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GOP’s Midterm Message: Democrats’ Treachery on Kavanaugh Is Just the Start

WASHINGTON — President Donald Trump and his conservative allies now see their effort to confirm Judge Brett Kavanaugh as central to salvaging the Republican Party’s fortunes in the midterm elections and hope to use the fervent liberal opposition to his nomination to the Supreme Court as a graphic example of the threat posed by a Democratic return to power in Congress.

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GOP’s Midterm Message: Democrats’ Treachery on Kavanaugh Is Just the Start
Jeremy W. Peters
Maggie Haberman, New York Times

WASHINGTON — President Donald Trump and his conservative allies now see their effort to confirm Judge Brett Kavanaugh as central to salvaging the Republican Party’s fortunes in the midterm elections and hope to use the fervent liberal opposition to his nomination to the Supreme Court as a graphic example of the threat posed by a Democratic return to power in Congress.

The increasingly aggressive attacks on Kavanaugh’s main accuser and the dark warnings about Democrats from his supporters are part of an effort to harness Republicans’ outrage over what they see as a Democratic plot to steal a pivotal Supreme Court seat.

“What the Kavanaugh controversy has done is increase Republican voting intensity so that it is approaching Democratic intensity, which is already through the roof,” said Whit Ayres, a Republican pollster. “Republicans perceive that Judge Kavanaugh is a man who has led an upright and honorable life, certainly as an adult, and feel like his reputation is being trashed and his nomination is being railroaded.”

But even as Senate Republicans are increasingly confident that Kavanaugh will be confirmed, some party leaders fear his confirmation could dissipate some of the anger and sap the party of a powerful source of energy.

Conservatives like Matt Schlapp, chairman of the American Conservative Union, argue that the intensity with which Democrats went after Kavanaugh should frame for Republicans the threat posed by the loss of one or both chambers of Congress in November.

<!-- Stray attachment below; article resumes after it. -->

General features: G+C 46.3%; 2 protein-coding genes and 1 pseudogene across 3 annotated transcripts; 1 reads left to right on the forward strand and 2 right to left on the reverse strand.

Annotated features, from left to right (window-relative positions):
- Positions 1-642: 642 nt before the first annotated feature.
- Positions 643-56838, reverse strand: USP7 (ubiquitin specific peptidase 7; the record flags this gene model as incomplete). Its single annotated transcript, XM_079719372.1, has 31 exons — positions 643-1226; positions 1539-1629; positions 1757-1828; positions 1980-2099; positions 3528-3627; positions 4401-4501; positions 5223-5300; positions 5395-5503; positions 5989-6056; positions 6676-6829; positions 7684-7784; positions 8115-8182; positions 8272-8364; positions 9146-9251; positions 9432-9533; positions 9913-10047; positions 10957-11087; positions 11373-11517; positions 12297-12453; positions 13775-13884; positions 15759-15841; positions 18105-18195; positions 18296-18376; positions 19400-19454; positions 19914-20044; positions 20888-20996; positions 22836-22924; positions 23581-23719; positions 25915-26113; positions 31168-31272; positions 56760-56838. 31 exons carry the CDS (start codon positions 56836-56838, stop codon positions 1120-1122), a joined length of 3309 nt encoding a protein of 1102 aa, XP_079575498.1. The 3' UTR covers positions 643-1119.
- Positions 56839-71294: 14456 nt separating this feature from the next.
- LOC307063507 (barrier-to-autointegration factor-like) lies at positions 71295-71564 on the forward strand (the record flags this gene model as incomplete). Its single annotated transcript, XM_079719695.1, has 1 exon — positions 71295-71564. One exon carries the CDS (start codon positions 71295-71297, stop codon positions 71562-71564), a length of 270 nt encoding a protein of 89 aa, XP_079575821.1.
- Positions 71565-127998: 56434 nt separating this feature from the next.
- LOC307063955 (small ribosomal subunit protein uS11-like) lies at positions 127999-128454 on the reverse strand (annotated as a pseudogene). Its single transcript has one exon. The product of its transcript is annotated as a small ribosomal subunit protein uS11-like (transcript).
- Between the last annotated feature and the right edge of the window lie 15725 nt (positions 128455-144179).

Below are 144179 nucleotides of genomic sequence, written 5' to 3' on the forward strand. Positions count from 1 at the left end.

Democrats “don’t just disagree with Trump, they hate him and they want him in prison,” Schlapp said. “The Kavanaugh confirmation is the personification of that.”

“What this election is about,” he added, “is, No. 1, if the Democrats win the House, they will impeach him; No. 2, we’re finally getting our country back, and the Democrats want to pull us off course; No. 3, we want Kavanaugh.” Other allies of the president have been just as blunt.

“What we’re seeing with Kavanaugh is a dry run,” said Roger Stone, a longtime friend of the president’s who has strong ties to conservative activists. “You’ve seen the dress rehearsal for the impeachment of President Donald Trump.”

Patrick Buchanan, whose conservative, populist-inspired presidential campaign in 1992 is often cited as a blueprint for Trump’s 2016 run, wrote in his online column this week that the accusations against Kavanaugh constitute a “lynching” and are part of “the playbook for what is planned for Trump.”

“What is being done to Kavanaugh is, if Democrats take control of Congress in November,” Buchanan wrote, “a harbinger of what is to come.”

For his part, Trump has stepped up attacks on Democrats for their “VICIOUS AND DESPICABLE” treatment of Kavanaugh, as he put it on Twitter. On Thursday, the president linked the Kavanaugh confirmation directly to his party’s prospects in November, tweeting that the confirmation spectacle “is having an incredible upward impact on voters.”

“The PEOPLE get it far better than the politicians,” Trump added. “This great life cannot be ruined by mean & despicable Democrats and totally uncorroborated allegations!”

If Kavanaugh is confirmed by the Senate in a final vote that Republicans hope to hold this weekend, it most likely would mean a majority for the court’s conservatives for years to come. And from the beginning, that possibility framed the high-stakes struggle over the nomination.

Then came the allegation against the judge that he had tried to rape Christine Blasey Ford when they were teenagers. That injected into the debate questions of justice for victims of sexual assault, already a combustible topic a year into the #MeToo movement.

While Republicans always expected Democrats to use every political and procedural avenue available to them to slow Kavanaugh’s confirmation, many of them have said they were caught off guard by how intense, furious and personal the opposition was.

Sen. Mitch McConnell, the Republican leader, spoke to this sentiment Thursday when he condemned the actions of activists he described as “rampaging through the halls, accosting members at airports, coming to their homes.” Part of the more aggressive Republican response over the past few days was a reaction to this and a realization that conservatives should be hitting back harder.